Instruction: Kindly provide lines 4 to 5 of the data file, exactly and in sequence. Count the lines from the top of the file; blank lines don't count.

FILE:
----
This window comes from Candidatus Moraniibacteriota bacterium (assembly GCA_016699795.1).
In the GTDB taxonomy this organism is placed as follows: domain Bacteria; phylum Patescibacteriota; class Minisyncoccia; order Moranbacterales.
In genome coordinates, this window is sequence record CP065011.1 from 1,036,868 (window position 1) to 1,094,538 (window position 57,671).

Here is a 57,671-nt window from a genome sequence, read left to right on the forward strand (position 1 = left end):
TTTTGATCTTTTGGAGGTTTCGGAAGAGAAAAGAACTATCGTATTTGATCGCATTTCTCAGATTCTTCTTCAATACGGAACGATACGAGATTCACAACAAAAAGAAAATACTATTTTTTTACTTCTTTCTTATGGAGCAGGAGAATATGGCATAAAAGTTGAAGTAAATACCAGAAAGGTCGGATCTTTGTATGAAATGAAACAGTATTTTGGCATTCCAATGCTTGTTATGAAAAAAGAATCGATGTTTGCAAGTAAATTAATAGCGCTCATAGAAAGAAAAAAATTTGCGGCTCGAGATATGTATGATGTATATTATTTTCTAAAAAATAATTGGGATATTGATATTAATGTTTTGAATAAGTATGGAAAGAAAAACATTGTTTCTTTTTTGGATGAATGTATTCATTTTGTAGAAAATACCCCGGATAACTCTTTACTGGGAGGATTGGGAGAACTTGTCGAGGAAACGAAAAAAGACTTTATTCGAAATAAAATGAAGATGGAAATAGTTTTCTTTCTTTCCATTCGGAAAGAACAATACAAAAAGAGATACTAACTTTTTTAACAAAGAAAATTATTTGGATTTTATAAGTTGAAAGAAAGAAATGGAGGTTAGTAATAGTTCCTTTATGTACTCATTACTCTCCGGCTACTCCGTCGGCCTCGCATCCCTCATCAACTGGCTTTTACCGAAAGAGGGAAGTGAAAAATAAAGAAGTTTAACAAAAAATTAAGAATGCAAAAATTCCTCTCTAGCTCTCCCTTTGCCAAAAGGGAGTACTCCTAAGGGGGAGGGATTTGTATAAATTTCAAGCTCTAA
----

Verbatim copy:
Here is a 57,671-nt window from a genome sequence, read left to right on the forward strand (position 1 = left end):
TTTTGATCTTTTGGAGGTTTCGGAAGAGAAAAGAACTATCGTATTTGATCGCATTTCTCAGATTCTTCTTCAATACGGAACGATACGAGATTCACAACAAAAAGAAAATACTATTTTTTTACTTCTTTCTTATGGAGCAGGAGAATATGGCATAAAAGTTGAAGTAAATACCAGAAAGGTCGGATCTTTGTATGAAATGAAACAGTATTTTGGCATTCCAATGCTTGTTATGAAAAAAGAATCGATGTTTGCAAGTAAATTAATAGCGCTCATAGAAAGAAAAAAATTTGCGGCTCGAGATATGTATGATGTATATTATTTTCTAAAAAATAATTGGGATATTGATATTAATGTTTTGAATAAGTATGGAAAGAAAAACATTGTTTCTTTTTTGGATGAATGTATTCATTTTGTAGAAAATACCCCGGATAACTCTTTACTGGGAGGATTGGGAGAACTTGTCGAGGAAACGAAAAAAGACTTTATTCGAAATAAAATGAAGATGGAAATAGTTTTCTTTCTTTCCATTCGGAAAGAACAATACAAAAAGAGATACTAACTTTTTTAACAAAGAAAATTATTTGGATTTTATAAGTTGAAAGAAAGAAATGGAGGTTAGTAATAGTTCCTTTATGTACTCATTACTCTCCGGCTACTCCGTCGGCCTCGCATCCCTCATCAACTGGCTTTTACCGAAAGAGGGAAGTGAAAAATAAAGAAGTTTAACAAAAAATTAAGAATGCAAAAATTCCTCTCTAGCTCTCCCTTTGCCAAAAGGGAGTACTCCTAAGGGGGAGGGATTTGTATAAATTTCAAGCTCTAA